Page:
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Monday, December 31, 2007

Media Research Center's Most Notable Quotes from 2007

In 1987, a group of young conservatives set out to not only prove, through sound scientific research, that bias in the media does exist and undermines traditional American values, but also to neutralize its impact on the American political scene.
This project was named the Media Research Center (MRC).

The result of the MRC’s work is a mountain of evidence to use in combating the bias the saw in our major news organizations. The key to the MRC’s effectiveness is the ability to prove bias by using scientific studies and word-for-word quotes from the media.

The New York Post names it "
Hoisted by their own petard".

For 20 years they have compiled quotes from every major television, newspaper, and magazine group, for their annual most notable quotable awards and they have just released this years winners.

This years quotes, from December 2006 through December 2007, were chosen by the center, with the help of 53 judges, which were made up of, radio talk show hosts, magazine editors, columnists, editorial writers, and media observers.

It consists of a compilation of the most outrageous and/or humorous news media quotes from 2007.

The list of panel member/judges can be
found here.

To pick their award winners, each selected their choices for the first, second and third best quote from a slate of five to eight quotes in each category. First place selections were awarded three points, second place choices two points, with one point for the third place selections.

Each judge was also asked to choose a “Quote of the Year” denoting the most outrageous quote of 2007.

This year the judges picked as their "notable quotable" of the year a McClatchy News Service headline, to an article written as violence fell and news from Iraq started being seen in the news less and less.

The headline read
"As Violence Falls in Iraq, Cemetery Workers Feel the Pinch”


Highlighting a few of the most memorable quotes, they list one under the "
America makes us sick award" category, and the winner of that one was William Arkin, when he called U.S. soldiers "mercenaries".

“Through every Abu aib and Haditha, through every rape and murder, the American public has indulged those in uniform....We pay the soldiers a decent wage, take care of their families, provide them with housing and medical care and vast social support systems and ship obscene amenities into the war zone for them, we support them in every possible way, and their attitude is that we should in addition roll over and play dead, defer to the military and the generals and let them fight their war, and give up our rights and responsibilities to speak up because they are above society?...[T]he recent NBC report is just an ugly reminder of the price we pay for a mercenary — oops sorry, volunteer — force that thinks it is doing the dirty work.” military columnist William Arkin in a January 30 column reacting to a report by NBC reporter Richard Engel. Arkin later apologized for using the word “mercenary.”

The original article where he published that was on
Mr. Arkin's blog page at Washington Post, where they have added an editors note saying they were forced to close comments on that article after 900 comments came in a firestorm of criticism to Mr. Arkin, because the page wouldn't load properly if they allowed any more comments.

Another one of the MRC's notable outrageous and/or humorous quotes is listed under the "Madness of King George" award, whereEx-Washington Post sports reporter and Seinfeld writer Peter Mehlman in a June 20 Huffington Post blog item says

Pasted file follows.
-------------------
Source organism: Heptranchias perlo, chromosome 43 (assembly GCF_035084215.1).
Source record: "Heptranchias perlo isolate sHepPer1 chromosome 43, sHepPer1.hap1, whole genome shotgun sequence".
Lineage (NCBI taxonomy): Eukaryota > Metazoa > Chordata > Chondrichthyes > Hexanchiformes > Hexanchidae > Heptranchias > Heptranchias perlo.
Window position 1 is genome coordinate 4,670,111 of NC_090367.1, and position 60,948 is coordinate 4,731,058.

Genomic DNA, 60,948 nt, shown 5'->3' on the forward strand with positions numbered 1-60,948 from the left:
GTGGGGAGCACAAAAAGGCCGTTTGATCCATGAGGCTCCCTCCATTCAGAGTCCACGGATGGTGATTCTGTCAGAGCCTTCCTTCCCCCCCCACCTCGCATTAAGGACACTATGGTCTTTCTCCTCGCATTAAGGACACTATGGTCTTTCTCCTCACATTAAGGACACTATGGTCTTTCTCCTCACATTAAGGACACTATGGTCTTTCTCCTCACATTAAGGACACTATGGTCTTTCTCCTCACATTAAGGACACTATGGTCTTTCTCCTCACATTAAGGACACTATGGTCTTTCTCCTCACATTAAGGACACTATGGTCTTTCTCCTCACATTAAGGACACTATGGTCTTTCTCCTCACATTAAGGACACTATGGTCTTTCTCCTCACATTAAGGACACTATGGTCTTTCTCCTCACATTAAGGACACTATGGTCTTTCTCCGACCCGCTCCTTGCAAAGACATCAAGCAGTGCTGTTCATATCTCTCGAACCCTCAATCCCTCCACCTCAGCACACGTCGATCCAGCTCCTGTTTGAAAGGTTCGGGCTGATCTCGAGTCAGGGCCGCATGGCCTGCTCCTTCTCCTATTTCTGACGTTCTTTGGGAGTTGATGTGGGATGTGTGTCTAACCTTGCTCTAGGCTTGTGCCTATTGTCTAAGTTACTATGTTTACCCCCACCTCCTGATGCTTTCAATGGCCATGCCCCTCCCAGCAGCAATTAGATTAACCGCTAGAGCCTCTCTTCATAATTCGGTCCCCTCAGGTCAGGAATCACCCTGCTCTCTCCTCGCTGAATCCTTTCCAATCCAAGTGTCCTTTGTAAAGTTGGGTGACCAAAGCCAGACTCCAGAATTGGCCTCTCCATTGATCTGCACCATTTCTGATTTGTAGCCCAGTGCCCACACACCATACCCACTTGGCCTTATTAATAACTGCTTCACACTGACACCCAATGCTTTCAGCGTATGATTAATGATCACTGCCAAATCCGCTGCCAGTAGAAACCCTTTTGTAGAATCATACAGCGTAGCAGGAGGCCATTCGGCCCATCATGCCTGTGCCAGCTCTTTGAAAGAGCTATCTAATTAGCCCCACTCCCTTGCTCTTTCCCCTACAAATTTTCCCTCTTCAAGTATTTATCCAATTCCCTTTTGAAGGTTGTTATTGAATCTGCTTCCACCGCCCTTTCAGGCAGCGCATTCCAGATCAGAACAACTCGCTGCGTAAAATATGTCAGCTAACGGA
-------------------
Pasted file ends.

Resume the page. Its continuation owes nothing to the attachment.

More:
“You could argue that even the world’s worst fascist dictators at least meant well. They honestly thought [they] were doing good things for their countries by suppressing blacks/eliminating Jews/eradicating free enterprise/repressing individual thought/killing off rivals/invading neighbors, etc....Bush set a new precedent. He came into office with the attitude of ‘I’m so tired of the public good. What about my good? What about my rich friends’ good?’"

The original entry for that can be found over at
Huffington Post.

Moving right along to the "
Tin Foil Hat" award for crazy conspiracy theories, the winner is Joy Behar, from the popular morning show "The View", discussing Democratic Senator Tim Johnson’s illness on December 14, 2006, where MRC captured the video of a conversation between Behar and Elisabeth Hasselbeck:

Co-host Joy Behar: “Is there such a thing as a man-made stroke? In other words, did someone do this to him?...”
Co-host Elisabeth Hasselbeck: “Why is everything coming from the liberal perspective a conspiracy?...”
Behar: “I know what this [Republican] Party is capable of.”

Other amusing awards can be found on their best of notable quotables for 2007 page, which include the ,
Blue State Brigade, (Barack Obama and Chris Matthews on MSNBC) Channeling the Nutroots (Chris Matthews and Michael Moore onMSNBC) , Damn Conservatives (Bill Maher, HBO), Drive By Media (Matt Lauer, Reporter Michael Okwu, and Paul Waldman, Media Matters for America on NBC)Dynamic Duo (Chris Matthews on MSNBC),Goreacle (Harry Smith and Al Gore on CBS), Meaningless (Nightline co-anchor Terry Moran on ABC), Media Hero (Barbara Walters recounting her interview with Venezuela’s Hugo Chavez on ABC), Media Millionaires (Newsweek’s Eleanor Clift discussing the Minneapolis bridge collapse, August 25 McLaughlin Group), Morning Morons (Meredith Vieira talking about global warming on NBC), Not Biased Enough (PBS’s Bill Moyers, in a January 12 speech to a conference on “media reform” aired four days later on the left-wing Pacifica network’s Democracy Now.), Perky Princess (Katie Couric on CBS evening news), and the Streisand IQ(Rosie O’Donnell on ABC), awards.

Winners and media outlet in parenthesis and all links also list the runnerups in that category.